Manchester City Council is to be commended for an initiative to make a couple of their empty buildings available for rough sleepers over the winter.
The Manchester Evening News reports:
“Hulme library – which closed following the first round of town hall cuts in 2011 – and the former Beech Mount children’s home in Harpurhey will provide overnight shelter from next month.
“In total at least 165 extra beds are being created city-wide as the council pushes homelessness up its list of priorities.
“The former library and children’s home may only be the first of several sites turned into homeless shelters this winter.
“It comes after United stars Gary Neville and Ryan Giggs allowed a group of rough sleepers to remain in their new Stock Exchange hotel until work begins.
“Charities and council officials will point rough sleepers towards the centres – among others – from December. The council is also looking at transport arrangements to get people from the city centre, which sees the greatest numbers, out to the shelters.
“They will be run by a professional homelessness organisation and will include medical, drug, and alcohol and support for those who need it.”
“We’ve spent months working on plans to open up empty buildings across the city to make sure nobody has to sleep rough on the streets this winter.
“This is a lengthy process, but we have now identified the first pair which we can open and we’re now continuing to carry out inspections so we can open more empty buildings in other parts of the city.”
“While providing shelter and a roof over their heads is obviously a good start, what’s really important is working with charities, faith groups and our own homelessness services to make sure the right help and support is available to rough sleepers so we can help them make the first steps towards getting off the streets for good.”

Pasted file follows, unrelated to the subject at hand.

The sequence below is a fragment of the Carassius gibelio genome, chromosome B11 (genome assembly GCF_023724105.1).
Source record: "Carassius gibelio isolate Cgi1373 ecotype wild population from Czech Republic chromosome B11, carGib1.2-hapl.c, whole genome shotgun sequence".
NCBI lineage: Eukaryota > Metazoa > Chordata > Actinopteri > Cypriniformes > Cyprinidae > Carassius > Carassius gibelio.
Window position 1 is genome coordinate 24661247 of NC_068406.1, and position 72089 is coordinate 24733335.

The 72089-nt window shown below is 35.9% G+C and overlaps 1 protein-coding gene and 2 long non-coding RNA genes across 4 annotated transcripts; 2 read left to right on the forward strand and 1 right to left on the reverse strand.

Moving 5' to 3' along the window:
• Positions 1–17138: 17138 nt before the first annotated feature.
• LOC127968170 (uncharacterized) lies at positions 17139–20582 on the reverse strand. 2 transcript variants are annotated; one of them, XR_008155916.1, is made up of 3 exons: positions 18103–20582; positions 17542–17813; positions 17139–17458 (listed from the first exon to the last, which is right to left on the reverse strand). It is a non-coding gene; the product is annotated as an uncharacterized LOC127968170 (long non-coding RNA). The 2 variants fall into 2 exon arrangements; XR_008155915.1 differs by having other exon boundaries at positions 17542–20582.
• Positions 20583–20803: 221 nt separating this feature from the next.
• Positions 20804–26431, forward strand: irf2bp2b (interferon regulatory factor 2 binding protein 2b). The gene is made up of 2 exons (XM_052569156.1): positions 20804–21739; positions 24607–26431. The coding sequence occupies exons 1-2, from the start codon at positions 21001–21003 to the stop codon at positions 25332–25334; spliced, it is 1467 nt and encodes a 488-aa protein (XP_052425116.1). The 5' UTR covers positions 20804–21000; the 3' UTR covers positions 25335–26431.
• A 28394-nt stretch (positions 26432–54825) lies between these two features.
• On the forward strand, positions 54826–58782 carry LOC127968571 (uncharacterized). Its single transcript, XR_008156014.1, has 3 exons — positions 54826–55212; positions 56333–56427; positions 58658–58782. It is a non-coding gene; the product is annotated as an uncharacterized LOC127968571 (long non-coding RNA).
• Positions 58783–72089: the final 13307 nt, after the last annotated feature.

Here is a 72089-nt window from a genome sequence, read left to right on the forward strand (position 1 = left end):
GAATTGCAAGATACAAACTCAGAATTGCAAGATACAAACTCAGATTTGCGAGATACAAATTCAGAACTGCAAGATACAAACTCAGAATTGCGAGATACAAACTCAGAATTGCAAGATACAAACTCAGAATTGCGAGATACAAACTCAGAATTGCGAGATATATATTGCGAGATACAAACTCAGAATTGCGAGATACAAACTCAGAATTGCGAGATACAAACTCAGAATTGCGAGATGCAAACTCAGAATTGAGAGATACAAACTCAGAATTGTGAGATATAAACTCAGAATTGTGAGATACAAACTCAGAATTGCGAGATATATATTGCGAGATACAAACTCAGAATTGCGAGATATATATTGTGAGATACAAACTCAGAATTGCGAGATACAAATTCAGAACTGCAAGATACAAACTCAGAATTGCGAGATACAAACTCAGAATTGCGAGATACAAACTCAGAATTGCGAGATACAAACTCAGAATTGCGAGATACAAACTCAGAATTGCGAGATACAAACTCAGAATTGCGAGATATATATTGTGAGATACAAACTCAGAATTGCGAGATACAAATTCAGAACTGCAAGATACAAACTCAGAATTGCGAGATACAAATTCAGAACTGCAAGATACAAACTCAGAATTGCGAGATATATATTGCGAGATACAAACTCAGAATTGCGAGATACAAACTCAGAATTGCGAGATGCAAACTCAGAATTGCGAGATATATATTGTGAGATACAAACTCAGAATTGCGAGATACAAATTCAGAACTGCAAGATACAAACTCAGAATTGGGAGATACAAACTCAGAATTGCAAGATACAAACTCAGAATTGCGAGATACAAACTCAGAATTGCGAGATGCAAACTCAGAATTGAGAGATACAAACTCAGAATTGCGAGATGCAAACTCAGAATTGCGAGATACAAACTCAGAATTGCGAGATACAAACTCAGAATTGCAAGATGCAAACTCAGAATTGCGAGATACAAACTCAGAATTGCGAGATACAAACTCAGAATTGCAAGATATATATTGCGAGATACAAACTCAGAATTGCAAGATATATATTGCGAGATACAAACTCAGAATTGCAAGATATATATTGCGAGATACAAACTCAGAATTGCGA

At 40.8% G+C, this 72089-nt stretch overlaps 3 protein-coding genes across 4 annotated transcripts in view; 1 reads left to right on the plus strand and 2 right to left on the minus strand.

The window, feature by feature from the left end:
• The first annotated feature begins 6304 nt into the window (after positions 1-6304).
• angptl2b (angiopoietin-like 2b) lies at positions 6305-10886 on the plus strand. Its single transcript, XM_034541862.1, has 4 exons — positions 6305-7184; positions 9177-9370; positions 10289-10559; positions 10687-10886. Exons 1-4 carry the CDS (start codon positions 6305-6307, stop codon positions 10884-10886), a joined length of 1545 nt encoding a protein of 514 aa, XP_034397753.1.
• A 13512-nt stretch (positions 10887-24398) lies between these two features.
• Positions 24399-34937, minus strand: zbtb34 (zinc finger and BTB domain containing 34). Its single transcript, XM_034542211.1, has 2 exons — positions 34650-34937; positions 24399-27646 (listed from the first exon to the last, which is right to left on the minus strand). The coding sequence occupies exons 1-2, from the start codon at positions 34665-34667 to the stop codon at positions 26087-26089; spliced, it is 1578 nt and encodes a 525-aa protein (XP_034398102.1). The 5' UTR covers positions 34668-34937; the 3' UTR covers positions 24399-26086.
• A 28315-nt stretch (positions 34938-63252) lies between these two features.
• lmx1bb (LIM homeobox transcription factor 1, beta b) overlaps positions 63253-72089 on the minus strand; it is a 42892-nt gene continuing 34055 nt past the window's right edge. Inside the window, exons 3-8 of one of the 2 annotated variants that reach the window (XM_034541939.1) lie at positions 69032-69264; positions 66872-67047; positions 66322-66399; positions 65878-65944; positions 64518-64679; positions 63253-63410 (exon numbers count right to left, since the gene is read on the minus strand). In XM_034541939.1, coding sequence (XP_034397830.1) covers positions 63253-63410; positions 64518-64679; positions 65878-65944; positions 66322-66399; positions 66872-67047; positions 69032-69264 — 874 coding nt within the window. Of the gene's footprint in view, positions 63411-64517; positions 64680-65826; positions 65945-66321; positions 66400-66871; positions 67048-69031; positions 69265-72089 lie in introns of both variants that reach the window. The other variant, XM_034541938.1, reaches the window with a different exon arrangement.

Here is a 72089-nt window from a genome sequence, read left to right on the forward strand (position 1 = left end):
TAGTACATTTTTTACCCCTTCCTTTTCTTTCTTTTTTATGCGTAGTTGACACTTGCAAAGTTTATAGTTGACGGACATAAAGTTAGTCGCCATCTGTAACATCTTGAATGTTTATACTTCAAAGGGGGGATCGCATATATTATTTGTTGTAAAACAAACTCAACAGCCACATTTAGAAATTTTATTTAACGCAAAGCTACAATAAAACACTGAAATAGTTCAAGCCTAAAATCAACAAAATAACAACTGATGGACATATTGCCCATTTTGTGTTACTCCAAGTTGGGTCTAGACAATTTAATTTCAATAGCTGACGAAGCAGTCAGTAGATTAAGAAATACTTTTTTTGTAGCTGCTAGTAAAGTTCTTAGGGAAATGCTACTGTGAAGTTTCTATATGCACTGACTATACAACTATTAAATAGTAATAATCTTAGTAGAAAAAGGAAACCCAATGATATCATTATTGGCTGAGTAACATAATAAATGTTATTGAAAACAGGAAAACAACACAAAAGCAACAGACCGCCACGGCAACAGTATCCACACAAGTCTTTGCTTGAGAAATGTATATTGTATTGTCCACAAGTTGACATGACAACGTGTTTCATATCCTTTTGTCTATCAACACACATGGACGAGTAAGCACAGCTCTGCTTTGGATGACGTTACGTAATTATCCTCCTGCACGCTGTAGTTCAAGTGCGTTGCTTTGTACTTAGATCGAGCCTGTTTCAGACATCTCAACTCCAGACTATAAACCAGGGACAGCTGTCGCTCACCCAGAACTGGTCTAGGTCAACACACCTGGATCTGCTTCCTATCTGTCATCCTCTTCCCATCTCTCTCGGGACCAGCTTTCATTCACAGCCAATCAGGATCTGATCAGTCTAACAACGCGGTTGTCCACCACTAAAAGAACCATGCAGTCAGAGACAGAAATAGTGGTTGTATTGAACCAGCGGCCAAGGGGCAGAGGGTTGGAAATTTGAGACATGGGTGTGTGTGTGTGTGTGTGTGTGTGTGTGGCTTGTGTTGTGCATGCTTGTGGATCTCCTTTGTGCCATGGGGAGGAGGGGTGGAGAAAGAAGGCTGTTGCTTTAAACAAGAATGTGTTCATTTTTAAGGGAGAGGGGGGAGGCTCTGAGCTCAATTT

Yet, without wishing to be churlish, this does lead to the question of why the Council retains these empty buildings.
Looking at Hulme Library, I can easily imagine that someone buying the site for housing would wish to knock it down and build something more attractive. (It would, after all, be a challenge to build anything less attractive.) For four years, it’s just been sitting, as an empty council-owned building.
The Beech Mont Children’s Home closed in 2012. That was part of an excellent council policy to move towards more foster placements. If children have to remain in the care system, foster placements are greatly preferable to institutional care. But again, why has the building been left empty all this time?
Manchester City Council owns a golf course, a farm, two theatres, four pubs, assorted car parks, and leisure centres. I doubt it represents value for money to retain that municipal empire, even though some revenue doubtless comes in from it. But what is clear is that hoarding empty buildings and surplus land can not make sense.
The Council pays £37 million a year in debt interest. That is money that is not available for services – including help for rough sleepers. Better asset management is needed.